The short version: If you only read one book of poetry this year, let it be this one. As someone who loves poetry, I cannot recommend it highly enough. It was beautifully written, and provides incredible insight to those who feel most forgotten in the course of humanity.
The long version: Let me first say, I am in awe of this book. The last poetry book that I read, I finished in a day. It was a quick, easy read that left me feeling pretty good about myself afterward. But Lauren Schmidt’s Filthy Labors, with its poems on family, religion, and the Haven House for Women and Children, didn’t allow me to do that.
Despite the fact that this book had less than a hundred pages of poetry, it took me four days to read it. It wasn’t that it was difficult to read or unenjoyable. The reason I read so much slower than usual was because so many of the poems were so beautifully written, that I was afraid of reading this book too fast; I didn’t want any of the poems to get lost amidst the rest.
When I say these poems are some of the most well-written poems I’ve read, there’s a lot that comes into play. Each section of poetry is prefaced by a quote from Walt Whitman, which sets up the perfect framework for the following poems. The lines are full of musicality and lyricism; there’s so much rhythm and internal rhyme and assonance that I actually had to read many of them out loud, because I just wanted so desperately to hear them instead of just read them. The structure of the poems is involved, too. There’s a healthy balance between free-form poems and poems that are more traditionally structured; you’ll see a smattering of villanelles, pantoums, and other poem formats. Line and stanza breaks are in the perfect places to imply double meanings, or to set the speed and tone of the poem. Even the order in which the poems are printed worked its magic on me, pushing me to read more right up to the end.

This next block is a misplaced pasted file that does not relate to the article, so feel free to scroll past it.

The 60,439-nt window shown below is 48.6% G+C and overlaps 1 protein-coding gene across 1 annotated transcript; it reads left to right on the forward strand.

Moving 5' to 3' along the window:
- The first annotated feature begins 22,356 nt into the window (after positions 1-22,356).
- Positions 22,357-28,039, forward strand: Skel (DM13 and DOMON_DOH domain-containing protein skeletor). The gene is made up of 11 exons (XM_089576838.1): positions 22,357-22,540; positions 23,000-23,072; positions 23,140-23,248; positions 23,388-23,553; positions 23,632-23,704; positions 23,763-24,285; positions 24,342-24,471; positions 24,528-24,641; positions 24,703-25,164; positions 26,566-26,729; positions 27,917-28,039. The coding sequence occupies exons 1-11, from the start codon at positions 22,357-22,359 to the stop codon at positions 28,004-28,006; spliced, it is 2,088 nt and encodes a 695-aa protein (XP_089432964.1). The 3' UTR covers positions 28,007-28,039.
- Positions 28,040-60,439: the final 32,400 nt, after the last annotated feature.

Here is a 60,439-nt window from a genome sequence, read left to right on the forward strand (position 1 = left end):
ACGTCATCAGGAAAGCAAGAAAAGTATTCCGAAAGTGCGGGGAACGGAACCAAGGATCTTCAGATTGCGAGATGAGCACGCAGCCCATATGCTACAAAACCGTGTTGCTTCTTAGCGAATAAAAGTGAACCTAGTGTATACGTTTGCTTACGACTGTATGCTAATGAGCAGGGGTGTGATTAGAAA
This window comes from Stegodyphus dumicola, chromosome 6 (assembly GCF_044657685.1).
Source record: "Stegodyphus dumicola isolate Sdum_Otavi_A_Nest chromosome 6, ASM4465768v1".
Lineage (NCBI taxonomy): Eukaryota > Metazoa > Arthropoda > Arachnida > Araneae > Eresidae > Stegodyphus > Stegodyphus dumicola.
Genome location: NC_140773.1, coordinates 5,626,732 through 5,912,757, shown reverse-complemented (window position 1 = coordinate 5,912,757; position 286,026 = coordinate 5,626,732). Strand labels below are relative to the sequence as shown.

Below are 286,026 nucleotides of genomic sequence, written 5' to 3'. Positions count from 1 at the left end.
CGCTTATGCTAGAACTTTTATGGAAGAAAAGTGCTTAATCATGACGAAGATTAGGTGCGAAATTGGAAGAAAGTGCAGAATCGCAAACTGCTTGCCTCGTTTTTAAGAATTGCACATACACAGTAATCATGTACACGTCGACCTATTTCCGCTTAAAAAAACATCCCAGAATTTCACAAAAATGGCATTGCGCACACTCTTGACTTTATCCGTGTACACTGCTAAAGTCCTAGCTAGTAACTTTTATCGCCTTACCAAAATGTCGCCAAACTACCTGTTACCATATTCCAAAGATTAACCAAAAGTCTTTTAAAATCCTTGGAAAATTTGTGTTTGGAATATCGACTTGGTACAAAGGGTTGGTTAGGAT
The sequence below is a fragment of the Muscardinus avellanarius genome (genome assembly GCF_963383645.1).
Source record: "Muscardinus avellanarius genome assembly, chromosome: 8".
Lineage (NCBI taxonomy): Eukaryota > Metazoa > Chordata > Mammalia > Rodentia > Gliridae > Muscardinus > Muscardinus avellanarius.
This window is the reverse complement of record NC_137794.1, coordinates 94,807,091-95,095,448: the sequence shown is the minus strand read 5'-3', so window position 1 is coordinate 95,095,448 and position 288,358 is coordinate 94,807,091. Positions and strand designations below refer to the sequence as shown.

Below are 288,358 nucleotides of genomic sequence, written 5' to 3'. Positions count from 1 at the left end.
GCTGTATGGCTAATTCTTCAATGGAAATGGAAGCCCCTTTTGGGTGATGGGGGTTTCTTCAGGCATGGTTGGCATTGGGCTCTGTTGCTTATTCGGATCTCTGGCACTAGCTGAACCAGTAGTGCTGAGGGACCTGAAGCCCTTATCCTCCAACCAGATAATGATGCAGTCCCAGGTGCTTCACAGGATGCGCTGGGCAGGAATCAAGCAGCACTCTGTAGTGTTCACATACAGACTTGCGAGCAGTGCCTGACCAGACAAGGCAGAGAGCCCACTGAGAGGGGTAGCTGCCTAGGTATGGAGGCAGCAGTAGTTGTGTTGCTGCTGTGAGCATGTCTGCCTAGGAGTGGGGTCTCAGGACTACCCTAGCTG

Despite how amazingly well-written these poems are, this is not a book to read if you’re looking for something that will allow you to sit there and feel good about yourself afterward. This is much more a call to action and, at the very least, contemplation. Schmidt doesn’t come across as preachy or judgmental, but in her explorations of her own dealings with family members and other people in her life, she challenges her readers to question how they themselves have treated and thought about their fellow humans. (There were several times when I was just sitting there thinking something like, “I can’t believe you would say that about your own grandfa– Listen, I may have thought it before, but YOU’RE the one who wrote it down and published it!!” But, of course, that’s pretty much what she’s getting at.) She also questions why we sometimes think of helping others as a sort of filthy chore, and what we are doing to change those thoughts.
Long story short, this was an amazing collection of poetry, and I can’t wait for its publication date so I can buy a hardcopy to keep on my poetry shelf. If you have any interest in reading poetry, I would definitely find a copy of Filthy Labors for yourself!
Overall, I gave Filthy Labors 5 stars:
Thanks for reading! If you plan on reading this book, let me know why, or, if you’ve already read it, let me know what you think in the comments below!